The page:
When Christ asks us to love God and love people in Matthew’s gospel, he gives the law of love, even love as the law on which all other laws hang. We saw this godly agape love in Murfreesboro and Shelbyville last Saturday, as clergy and citizens from across our state said no to hate.
Everyone wanted to prevent another Charlottesville disaster (where violent clashes with white supremacists resulted in one death), but we disagreed about how best to prepare. Nobody believed that the visitors from the white nationalist movement could in any way speak for the fine people of the volunteer state. Many people stayed home, storefronts got boarded up, and law enforcement worked around the clock.
Some activists wanted to confront the hate groups (and their so-called “White Lives Matter” event) on the Murfreesboro square. Some pastors preferred prayer vigils to public demonstrations. One group decided to gather in love, in a way that was risky and outspoken but non-confrontational. Members of the latter group delivered large quantities of hot breakfast to feed the various law enforcement officers as they began their long day.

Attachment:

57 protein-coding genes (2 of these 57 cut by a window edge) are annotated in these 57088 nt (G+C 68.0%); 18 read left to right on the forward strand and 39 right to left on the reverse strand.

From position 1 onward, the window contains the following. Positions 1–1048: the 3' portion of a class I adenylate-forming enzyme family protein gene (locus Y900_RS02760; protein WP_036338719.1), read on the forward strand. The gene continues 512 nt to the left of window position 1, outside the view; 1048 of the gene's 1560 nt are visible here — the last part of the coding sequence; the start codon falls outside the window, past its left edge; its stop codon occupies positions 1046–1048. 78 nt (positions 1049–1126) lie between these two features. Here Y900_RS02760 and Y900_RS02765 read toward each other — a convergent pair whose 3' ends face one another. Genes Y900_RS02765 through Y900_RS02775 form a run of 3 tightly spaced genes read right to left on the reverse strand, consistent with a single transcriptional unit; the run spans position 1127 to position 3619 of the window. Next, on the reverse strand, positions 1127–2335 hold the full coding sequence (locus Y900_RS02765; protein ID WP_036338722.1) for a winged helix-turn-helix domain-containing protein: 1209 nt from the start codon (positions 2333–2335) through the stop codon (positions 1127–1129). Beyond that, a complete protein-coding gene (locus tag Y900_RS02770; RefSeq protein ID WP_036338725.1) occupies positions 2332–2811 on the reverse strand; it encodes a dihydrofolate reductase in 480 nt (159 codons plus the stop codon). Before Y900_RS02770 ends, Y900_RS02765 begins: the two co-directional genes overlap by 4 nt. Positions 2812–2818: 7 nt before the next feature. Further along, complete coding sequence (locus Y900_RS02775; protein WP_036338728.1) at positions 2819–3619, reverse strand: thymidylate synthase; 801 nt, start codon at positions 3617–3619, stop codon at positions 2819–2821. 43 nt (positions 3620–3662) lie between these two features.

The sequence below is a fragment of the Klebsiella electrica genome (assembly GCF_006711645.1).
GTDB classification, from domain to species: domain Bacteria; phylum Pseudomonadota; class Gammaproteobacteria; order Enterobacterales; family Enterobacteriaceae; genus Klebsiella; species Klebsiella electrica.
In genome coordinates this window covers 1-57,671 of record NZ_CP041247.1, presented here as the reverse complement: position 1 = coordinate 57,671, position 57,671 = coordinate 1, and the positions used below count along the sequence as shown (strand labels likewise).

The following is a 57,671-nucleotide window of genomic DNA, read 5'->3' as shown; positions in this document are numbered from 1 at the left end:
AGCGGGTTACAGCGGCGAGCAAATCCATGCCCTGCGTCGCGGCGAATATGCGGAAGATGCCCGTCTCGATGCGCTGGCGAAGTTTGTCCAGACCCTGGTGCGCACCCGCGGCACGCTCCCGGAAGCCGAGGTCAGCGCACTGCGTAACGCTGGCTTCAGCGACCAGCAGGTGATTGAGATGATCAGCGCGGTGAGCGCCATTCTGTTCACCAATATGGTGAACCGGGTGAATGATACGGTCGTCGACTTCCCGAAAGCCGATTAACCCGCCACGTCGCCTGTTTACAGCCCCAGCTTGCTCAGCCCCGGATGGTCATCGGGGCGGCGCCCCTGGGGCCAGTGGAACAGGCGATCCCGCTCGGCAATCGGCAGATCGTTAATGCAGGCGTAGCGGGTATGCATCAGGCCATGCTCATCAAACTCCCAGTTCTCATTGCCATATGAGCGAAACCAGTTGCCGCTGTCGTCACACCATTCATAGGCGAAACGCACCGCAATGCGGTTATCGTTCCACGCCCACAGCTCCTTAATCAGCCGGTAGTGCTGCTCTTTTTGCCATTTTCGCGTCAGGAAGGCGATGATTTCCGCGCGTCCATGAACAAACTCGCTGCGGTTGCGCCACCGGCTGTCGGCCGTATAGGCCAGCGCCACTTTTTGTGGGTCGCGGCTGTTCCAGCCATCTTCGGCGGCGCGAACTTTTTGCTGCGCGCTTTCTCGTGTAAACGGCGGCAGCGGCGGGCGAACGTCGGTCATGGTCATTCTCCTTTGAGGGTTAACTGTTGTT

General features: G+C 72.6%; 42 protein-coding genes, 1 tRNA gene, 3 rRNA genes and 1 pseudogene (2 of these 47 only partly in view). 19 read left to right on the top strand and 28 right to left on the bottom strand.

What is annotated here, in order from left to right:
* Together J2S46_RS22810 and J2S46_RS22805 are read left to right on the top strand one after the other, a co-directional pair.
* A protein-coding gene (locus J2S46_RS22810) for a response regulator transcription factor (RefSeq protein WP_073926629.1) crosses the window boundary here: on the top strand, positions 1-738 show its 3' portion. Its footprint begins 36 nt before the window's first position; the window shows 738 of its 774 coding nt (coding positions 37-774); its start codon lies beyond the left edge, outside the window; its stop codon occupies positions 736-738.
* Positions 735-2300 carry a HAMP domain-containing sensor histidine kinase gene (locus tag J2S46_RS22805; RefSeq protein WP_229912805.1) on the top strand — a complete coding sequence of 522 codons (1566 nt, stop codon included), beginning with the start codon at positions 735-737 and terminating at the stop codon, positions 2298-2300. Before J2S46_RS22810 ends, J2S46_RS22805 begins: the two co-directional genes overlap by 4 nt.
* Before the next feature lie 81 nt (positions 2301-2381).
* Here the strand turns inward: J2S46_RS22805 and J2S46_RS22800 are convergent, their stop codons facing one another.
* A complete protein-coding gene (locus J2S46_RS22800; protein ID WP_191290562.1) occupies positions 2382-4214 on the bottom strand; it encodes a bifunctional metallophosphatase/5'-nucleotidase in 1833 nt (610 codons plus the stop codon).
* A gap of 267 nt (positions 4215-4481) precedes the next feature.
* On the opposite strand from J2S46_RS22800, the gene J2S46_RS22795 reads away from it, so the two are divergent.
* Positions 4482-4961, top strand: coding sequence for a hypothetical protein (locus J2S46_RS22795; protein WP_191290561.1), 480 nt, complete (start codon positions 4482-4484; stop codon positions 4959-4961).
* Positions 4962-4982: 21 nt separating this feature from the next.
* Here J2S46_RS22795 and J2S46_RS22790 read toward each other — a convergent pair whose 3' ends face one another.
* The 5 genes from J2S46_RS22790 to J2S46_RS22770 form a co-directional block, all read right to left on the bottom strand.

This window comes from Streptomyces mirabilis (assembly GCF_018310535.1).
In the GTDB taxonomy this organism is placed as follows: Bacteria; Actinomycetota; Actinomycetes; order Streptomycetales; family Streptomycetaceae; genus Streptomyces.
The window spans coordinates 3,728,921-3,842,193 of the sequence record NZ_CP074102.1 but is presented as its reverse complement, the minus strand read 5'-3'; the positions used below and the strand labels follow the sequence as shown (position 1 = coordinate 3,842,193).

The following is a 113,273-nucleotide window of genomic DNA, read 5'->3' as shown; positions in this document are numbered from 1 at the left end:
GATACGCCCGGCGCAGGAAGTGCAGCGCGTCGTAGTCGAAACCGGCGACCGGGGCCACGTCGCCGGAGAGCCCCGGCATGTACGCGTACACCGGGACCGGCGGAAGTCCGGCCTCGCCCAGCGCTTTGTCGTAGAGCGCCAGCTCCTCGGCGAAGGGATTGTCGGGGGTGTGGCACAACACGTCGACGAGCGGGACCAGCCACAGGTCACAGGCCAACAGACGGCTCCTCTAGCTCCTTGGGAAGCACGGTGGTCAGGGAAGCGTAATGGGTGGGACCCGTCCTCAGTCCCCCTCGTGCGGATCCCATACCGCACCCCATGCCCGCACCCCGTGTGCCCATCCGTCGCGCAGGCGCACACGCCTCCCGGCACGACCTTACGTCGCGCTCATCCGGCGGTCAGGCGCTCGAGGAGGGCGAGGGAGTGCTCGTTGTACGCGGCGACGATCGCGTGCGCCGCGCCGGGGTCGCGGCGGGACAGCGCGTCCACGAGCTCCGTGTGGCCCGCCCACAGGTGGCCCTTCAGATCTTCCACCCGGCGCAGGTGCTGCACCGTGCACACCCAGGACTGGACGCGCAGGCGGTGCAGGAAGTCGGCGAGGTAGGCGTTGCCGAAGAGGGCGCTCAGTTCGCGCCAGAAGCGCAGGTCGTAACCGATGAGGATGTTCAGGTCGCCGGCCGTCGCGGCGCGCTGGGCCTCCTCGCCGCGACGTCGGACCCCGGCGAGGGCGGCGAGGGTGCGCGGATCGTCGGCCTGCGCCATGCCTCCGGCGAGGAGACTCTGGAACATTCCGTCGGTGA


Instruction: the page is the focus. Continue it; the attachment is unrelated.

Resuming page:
Church leaders were clear in calling for a faith presence last Saturday, under the banner and hashtag #MurfreesboroLoves. Conservative and liberal preachers, tall steeple preachers and small church preachers, Christians across middle Tennessee were united in condemning the message of hate. We were joined by our siblings from other faith communities and by citizen activists from all walks of life, whether devoutly religious or proudly humanist.
This was not my first protest rally by far. But in recent years I have curtailed the activism of my youth, attending fewer events like this than I did before. But last weekend, we felt God calling us into action, much like God called my late father Ken to march in Selma in 1965. We are so grateful we attended the Murfreesboro Loves events that took place away from the square for marches and rallies, a message of love and human rights, without a police presence, without hecklers, without incident.
Our presence in Murfreesboro last week was so strong, so positive, so peaceful, so loving, and so large, that the anti-gospel hate groups cancelled their Murfreesboro rally. The church bells began to ring across the Boro as the news broke on social media, and the entire midstate breathed a collective sigh of relief. Their leaders said it was a “lawsuit trap,” but Cumberland Presbyterian pastor Joy Warren said we were a “love trap.” Love won last week in Murfreesboro.
A version of this first appeared in the Cookeville Herald Citizen newspaper.